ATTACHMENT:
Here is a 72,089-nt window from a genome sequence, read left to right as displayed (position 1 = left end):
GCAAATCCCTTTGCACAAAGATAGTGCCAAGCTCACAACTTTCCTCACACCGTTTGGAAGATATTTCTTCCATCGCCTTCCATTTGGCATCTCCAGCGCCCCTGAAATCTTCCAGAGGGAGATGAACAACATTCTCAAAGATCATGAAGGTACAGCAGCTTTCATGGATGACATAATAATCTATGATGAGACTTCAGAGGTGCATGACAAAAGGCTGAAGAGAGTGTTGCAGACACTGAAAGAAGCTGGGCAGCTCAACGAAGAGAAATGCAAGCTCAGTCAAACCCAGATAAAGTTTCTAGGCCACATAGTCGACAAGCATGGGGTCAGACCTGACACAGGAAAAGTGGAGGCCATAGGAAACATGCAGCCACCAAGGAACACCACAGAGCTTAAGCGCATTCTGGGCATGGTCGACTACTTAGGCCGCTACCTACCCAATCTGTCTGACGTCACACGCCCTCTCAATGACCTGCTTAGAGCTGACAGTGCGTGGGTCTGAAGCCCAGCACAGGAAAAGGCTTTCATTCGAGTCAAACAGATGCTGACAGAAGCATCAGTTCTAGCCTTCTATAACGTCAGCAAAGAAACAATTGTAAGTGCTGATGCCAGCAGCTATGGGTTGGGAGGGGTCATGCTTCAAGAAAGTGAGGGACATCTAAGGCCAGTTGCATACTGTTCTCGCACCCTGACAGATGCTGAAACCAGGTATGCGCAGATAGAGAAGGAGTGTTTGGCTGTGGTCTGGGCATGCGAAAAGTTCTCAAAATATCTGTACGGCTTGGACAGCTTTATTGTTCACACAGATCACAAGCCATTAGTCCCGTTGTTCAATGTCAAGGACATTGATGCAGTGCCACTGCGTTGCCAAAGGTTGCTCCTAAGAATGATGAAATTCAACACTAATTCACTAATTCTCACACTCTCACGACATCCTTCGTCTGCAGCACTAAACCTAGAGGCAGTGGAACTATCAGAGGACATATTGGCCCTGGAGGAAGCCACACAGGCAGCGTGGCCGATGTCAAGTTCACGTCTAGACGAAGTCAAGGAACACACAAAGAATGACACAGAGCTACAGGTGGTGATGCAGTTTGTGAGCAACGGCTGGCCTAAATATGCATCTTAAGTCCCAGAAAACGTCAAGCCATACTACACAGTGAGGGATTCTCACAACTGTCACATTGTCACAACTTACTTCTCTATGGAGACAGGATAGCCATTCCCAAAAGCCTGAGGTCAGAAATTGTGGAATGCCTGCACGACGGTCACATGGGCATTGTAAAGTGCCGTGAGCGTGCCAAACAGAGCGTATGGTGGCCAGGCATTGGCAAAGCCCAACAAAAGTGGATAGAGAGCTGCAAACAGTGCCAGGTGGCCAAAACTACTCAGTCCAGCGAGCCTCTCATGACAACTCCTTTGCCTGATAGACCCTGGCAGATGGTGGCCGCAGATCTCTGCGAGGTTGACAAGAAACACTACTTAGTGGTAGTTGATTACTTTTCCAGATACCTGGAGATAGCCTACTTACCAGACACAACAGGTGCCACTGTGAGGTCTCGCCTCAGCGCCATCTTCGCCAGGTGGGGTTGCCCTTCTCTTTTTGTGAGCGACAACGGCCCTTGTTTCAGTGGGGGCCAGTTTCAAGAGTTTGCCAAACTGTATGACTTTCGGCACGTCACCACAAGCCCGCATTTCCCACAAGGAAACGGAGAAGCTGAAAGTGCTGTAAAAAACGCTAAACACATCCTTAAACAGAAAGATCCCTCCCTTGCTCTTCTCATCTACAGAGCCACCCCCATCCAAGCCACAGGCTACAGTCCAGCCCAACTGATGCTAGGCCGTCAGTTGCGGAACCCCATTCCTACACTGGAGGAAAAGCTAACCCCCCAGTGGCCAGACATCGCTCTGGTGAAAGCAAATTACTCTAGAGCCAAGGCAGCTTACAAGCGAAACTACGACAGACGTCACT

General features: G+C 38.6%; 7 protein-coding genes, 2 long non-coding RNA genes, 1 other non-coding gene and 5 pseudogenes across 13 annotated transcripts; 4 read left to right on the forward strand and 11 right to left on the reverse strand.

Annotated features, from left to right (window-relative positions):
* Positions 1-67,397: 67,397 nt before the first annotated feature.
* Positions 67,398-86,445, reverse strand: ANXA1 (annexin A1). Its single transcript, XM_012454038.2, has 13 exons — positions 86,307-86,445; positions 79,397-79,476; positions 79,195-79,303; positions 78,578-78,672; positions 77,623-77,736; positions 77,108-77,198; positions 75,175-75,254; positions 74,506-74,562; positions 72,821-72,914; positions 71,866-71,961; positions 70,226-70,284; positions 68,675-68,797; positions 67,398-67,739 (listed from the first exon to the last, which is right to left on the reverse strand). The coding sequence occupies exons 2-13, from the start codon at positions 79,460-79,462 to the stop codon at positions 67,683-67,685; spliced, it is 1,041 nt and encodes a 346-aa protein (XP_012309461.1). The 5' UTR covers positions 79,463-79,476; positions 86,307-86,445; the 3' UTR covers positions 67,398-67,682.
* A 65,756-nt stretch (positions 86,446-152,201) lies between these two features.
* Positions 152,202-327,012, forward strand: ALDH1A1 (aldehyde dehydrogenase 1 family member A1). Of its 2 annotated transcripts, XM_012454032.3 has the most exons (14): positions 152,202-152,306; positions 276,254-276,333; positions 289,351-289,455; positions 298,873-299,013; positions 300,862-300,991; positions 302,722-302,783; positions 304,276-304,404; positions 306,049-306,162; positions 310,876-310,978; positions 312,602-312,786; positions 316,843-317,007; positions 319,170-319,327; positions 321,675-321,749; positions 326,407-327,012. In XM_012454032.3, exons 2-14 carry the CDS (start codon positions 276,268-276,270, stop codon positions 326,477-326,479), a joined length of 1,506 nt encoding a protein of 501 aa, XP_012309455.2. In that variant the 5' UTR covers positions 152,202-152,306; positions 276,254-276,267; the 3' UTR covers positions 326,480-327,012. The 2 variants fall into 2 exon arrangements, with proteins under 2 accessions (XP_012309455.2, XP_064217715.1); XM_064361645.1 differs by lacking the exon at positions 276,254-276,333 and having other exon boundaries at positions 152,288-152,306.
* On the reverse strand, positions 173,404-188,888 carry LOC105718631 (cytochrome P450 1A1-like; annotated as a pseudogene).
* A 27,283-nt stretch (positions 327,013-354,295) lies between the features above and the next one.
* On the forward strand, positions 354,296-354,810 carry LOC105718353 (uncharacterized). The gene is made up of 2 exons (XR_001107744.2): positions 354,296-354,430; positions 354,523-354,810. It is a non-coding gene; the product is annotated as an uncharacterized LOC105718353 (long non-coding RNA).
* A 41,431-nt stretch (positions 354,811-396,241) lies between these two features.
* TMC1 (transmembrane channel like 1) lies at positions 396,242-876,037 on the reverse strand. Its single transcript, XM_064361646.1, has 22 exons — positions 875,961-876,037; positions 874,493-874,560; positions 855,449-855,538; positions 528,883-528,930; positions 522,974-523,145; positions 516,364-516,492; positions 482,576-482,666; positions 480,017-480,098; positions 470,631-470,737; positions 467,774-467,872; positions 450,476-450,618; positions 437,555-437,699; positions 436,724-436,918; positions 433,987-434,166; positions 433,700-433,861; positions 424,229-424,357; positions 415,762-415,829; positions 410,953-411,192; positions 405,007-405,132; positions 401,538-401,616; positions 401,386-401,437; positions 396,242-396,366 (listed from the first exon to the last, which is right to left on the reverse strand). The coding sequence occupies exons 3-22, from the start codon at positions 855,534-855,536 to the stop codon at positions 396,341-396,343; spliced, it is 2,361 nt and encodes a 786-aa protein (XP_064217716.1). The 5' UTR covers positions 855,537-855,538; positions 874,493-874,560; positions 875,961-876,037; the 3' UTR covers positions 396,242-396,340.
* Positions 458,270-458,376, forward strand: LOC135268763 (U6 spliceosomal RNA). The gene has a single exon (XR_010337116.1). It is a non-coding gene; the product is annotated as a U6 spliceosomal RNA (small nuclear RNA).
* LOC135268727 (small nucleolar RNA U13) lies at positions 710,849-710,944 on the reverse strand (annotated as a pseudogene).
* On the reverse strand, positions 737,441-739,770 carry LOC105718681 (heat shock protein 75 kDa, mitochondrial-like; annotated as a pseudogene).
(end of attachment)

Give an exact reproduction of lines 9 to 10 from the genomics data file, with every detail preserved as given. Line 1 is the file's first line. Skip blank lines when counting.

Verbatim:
* On the reverse strand, positions 173,404-188,888 carry LOC105718631 (cytochrome P450 1A1-like; annotated as a pseudogene).
* A 27,283-nt stretch (positions 327,013-354,295) lies between the features above and the next one.